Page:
Ingrown hairs are a pain—literally and figuratively. They're caused by shaving and other hair removal methods. These bumps are usually harmless, although they can cause skin irritation and are not fun to look at, especially in a bikini. Unfortunately, there's no cure for ingrown hairs, and they must heal naturally as the hair grows out.
An ingrown hair is a hair that has grown into the skin rather than out as it would naturally. This occurs after shaving or waxing. The hair curls during regrowth and grows back into the skin. Ingrown hairs are more common in curly-haired people, and guys who have beards.
Ingrown hairs surface within days after a close shave or other type of hair removal. They start as small bumps on the skin resembling pimples and may have a red or white head. The hair trapped within the bump is usually visible up close, so if you look carefully you can see it. There may be one bump or several and the skin around them may be red and irritated.
Ingrown hairs will go away, but only after the hair grows out naturally. This process can unfortunately last anywhere from a few days to several weeks depending upon the severity of the ingrown hair. Warm compresses applied to the skin can help ease discomfort as the hair is growing out. Loosening the hair follicle from the bump with a sterile needle will help to speed up the healing process, too. Plucking the hair or continued hair removal may cause hair to become ingrown again and extend the recovery time, so avoid that.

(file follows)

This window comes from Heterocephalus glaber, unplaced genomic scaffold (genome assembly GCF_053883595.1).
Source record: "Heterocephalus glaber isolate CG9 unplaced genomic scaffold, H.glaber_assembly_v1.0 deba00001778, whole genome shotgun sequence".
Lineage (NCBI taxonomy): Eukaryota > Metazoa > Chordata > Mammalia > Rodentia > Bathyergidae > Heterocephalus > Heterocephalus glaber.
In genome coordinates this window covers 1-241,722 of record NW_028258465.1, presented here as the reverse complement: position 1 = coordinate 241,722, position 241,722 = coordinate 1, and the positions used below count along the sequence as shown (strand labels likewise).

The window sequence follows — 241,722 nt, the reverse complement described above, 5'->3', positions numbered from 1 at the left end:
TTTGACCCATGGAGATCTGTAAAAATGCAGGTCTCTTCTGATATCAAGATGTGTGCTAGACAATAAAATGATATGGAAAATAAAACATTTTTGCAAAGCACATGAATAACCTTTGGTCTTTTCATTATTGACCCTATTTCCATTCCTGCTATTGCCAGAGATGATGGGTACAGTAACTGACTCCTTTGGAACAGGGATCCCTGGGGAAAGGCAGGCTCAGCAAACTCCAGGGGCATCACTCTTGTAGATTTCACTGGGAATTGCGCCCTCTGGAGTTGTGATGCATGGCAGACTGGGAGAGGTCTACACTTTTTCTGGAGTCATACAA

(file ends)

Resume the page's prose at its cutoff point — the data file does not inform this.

When suffering from an ingrown, take a break from shaving. Continued hair removal can irritate the skin and cause conditions such as Barber's Itch (Tinea barbae). This happens when the ingrown hairs are infected by the bacteria Staphylococcus or a fungus. Infection will slow down recovery times and may require medical treatment, ouch!
Consult a doctor in cases where ingrown hairs appear to be spreading or when the bumps have not healed after several weeks. You should also seek medical treatment if the irritation and pain of ingrown hairs is super bad. This may be due to an infection, and you'll need lab tests to determine the cause and proper treatment.